When responding to a wildlife disease outbreak, managers depend on consistent and clear data to make decisions. However, diagnostic methods for detecting pathogens of wildlife often lack the level of procedural and interpretational standardization that occurs in the investigation of human and domestic animal diseases. This lack of standardization can hamper diagnostic reliability in two ways. First is the inappropriate application of tests to new species or in situations that are outside of the original (in other words, validated) purpose. Second is the use of laboratory-specific modifications or analytical parameters without thorough investigation of how those changes affect result comparisons across institutions or the ability to make broader conclusions about pathogen or disease.
White-nose syndrome (WNS) is a disease caused by the fungal pathogen Pseudogymnoascus destructans (Pd), which has spread rapidly and is causing population-level declines in some species of North American bats. During the last decade, quantitative polymerase chain reaction (qPCR) has become the most common method of testing for Pd because of qPCR’s speed, accuracy, and simplicity across a wide range of invasive and noninvasive sample types. Its widespread use by many State, Federal, Provincial, and academic institutions has inevitably led to variations in methodology and interpretation among laboratories. The progressive geographic spread of fungus and disease has also led to sampling contexts and strategies that differ from those for which the qPCR assay was originally developed and validated. These factors have resulted in inconsistencies among results tested in different laboratories and, subsequently, confusion for managers and decision makers.
To address these challenges, the WNS National Response Team Diagnostic Working Group launched a project congruent with increased calls for the harmonization of wildlife disease diagnostic results, and reporting standards across disparate methodologies and laboratories. Beginning in 2019, interlaboratory testing was done to better understand how variations to Pd qPCR methodology affect diagnostic consistency and to reassess the assay’s fit for purpose in new testing contexts. This information led to expanded conversations within the Diagnostic Working Group related to best practices in Pd qPCR diagnostic testing, the development of common interpretation language for classifying test results, and the incorporation of that language into an updated WNS case definition. This handbook is the resulting product and is intended to help further harmonize Pd qPCR diagnostic testing by establishing recommendations related to voluntary participation in a WNS Diagnostic Laboratory Network, documenting the currently (2022) practiced Pd qPCR methodologies, discussing general best practices for molecular diagnostics and laboratory networks, and elaborating on the epidemiologic and diagnostic basis of the agreed-upon classification language for Pd qPCR results. Through this voluntary, consensus-based approach to diagnostic harmonization, this work aims to improve the confidence of management agencies in reported Pd qPCR results and can serve as an example of national diagnostic coordination for other unregulated wildlife diseases.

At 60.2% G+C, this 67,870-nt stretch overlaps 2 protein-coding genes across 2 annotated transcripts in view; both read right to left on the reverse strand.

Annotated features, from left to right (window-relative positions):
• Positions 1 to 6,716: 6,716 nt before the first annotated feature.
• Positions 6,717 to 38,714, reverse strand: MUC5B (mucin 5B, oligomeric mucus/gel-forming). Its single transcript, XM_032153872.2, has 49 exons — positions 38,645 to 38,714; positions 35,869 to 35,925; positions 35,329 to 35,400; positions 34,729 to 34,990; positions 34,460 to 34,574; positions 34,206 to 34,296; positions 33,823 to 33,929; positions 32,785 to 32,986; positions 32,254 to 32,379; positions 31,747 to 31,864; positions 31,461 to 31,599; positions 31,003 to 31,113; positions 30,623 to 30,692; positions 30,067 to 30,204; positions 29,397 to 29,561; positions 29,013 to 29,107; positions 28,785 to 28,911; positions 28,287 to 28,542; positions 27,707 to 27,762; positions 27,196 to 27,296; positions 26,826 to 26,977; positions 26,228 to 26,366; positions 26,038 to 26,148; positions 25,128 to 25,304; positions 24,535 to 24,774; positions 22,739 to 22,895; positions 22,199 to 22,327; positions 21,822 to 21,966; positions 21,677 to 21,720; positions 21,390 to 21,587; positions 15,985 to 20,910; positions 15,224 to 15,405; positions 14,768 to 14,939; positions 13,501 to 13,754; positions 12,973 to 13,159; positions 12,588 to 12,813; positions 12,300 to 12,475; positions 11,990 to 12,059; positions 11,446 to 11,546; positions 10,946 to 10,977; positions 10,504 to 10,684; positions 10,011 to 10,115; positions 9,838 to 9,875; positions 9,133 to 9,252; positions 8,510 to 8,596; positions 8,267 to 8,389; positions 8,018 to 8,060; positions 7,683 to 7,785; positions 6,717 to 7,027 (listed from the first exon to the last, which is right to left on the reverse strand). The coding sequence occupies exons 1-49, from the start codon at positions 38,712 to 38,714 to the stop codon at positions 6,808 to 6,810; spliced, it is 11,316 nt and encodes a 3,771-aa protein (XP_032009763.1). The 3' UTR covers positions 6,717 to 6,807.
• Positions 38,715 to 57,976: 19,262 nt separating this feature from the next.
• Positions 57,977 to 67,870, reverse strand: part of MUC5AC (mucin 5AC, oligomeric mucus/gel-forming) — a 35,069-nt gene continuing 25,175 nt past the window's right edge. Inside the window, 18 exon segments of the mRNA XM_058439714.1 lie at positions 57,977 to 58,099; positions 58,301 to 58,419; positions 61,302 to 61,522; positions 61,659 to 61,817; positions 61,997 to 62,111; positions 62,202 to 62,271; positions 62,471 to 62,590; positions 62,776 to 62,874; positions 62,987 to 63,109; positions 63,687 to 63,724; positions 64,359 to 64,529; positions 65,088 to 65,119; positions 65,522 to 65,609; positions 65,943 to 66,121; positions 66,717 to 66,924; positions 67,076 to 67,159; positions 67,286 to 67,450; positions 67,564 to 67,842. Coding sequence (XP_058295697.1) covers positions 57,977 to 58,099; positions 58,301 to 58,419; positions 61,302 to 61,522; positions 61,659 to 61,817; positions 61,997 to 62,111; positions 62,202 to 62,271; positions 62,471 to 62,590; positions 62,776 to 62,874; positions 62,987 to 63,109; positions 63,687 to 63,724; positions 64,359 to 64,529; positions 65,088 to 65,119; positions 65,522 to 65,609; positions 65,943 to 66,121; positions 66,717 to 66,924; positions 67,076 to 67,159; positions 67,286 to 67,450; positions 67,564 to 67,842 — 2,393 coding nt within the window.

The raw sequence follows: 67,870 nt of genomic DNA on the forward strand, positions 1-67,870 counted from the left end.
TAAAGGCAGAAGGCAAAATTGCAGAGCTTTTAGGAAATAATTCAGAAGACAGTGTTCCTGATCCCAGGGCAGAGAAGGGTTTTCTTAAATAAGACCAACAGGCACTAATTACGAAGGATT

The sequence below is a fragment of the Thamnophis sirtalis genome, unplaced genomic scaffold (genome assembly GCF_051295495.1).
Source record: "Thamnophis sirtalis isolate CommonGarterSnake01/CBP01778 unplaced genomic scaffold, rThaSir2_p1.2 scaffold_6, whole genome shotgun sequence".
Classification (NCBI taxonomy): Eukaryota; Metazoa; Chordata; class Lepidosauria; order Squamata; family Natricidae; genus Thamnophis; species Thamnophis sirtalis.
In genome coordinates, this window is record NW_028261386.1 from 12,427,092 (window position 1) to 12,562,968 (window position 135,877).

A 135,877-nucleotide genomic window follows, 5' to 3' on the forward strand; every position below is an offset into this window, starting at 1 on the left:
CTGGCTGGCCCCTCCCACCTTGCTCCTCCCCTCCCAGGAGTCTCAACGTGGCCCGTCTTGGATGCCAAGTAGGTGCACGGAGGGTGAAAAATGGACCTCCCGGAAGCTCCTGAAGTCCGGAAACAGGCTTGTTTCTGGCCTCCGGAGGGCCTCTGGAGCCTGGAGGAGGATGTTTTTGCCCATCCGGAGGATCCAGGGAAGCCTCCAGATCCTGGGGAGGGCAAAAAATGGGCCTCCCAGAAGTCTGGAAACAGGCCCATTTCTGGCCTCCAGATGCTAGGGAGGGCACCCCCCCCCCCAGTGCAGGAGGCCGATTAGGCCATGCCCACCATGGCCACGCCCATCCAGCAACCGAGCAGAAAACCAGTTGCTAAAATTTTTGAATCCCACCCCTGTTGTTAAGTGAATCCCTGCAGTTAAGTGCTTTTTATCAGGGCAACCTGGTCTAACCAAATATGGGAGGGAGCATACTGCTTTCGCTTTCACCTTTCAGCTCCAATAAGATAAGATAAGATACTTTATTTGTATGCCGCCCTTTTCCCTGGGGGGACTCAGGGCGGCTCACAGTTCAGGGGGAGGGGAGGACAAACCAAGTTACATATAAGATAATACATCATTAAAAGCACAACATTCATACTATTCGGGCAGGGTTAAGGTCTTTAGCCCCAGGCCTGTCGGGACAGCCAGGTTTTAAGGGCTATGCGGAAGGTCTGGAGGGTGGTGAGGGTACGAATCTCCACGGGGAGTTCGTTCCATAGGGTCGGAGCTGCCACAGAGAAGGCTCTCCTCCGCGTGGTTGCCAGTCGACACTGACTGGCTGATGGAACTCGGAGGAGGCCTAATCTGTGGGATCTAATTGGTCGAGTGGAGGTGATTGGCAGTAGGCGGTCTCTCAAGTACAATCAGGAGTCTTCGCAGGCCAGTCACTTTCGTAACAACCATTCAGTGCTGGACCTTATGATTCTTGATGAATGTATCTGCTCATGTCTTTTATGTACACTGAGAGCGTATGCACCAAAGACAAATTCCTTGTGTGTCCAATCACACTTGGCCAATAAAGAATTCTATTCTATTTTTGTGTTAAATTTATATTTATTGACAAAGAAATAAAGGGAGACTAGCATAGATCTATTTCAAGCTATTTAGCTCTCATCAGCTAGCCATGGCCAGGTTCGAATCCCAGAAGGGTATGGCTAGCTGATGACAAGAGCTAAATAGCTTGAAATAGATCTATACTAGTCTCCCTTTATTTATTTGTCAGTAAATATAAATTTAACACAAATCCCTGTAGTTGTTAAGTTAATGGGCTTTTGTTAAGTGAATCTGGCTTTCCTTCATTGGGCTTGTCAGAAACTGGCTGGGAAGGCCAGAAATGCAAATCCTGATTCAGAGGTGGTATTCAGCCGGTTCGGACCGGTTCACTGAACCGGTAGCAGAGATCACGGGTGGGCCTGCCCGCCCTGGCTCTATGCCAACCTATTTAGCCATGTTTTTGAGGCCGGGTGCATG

|Title||White-Nose Syndrome Diagnostic Laboratory Network handbook|
|Authors||Katrina E. Alger|
|Publication Subtype||USGS Numbered Series|
|Series Title||Techniques and Methods|
|Record Source||USGS Publications Warehouse|
|USGS Organization||National Wildlife Health Center|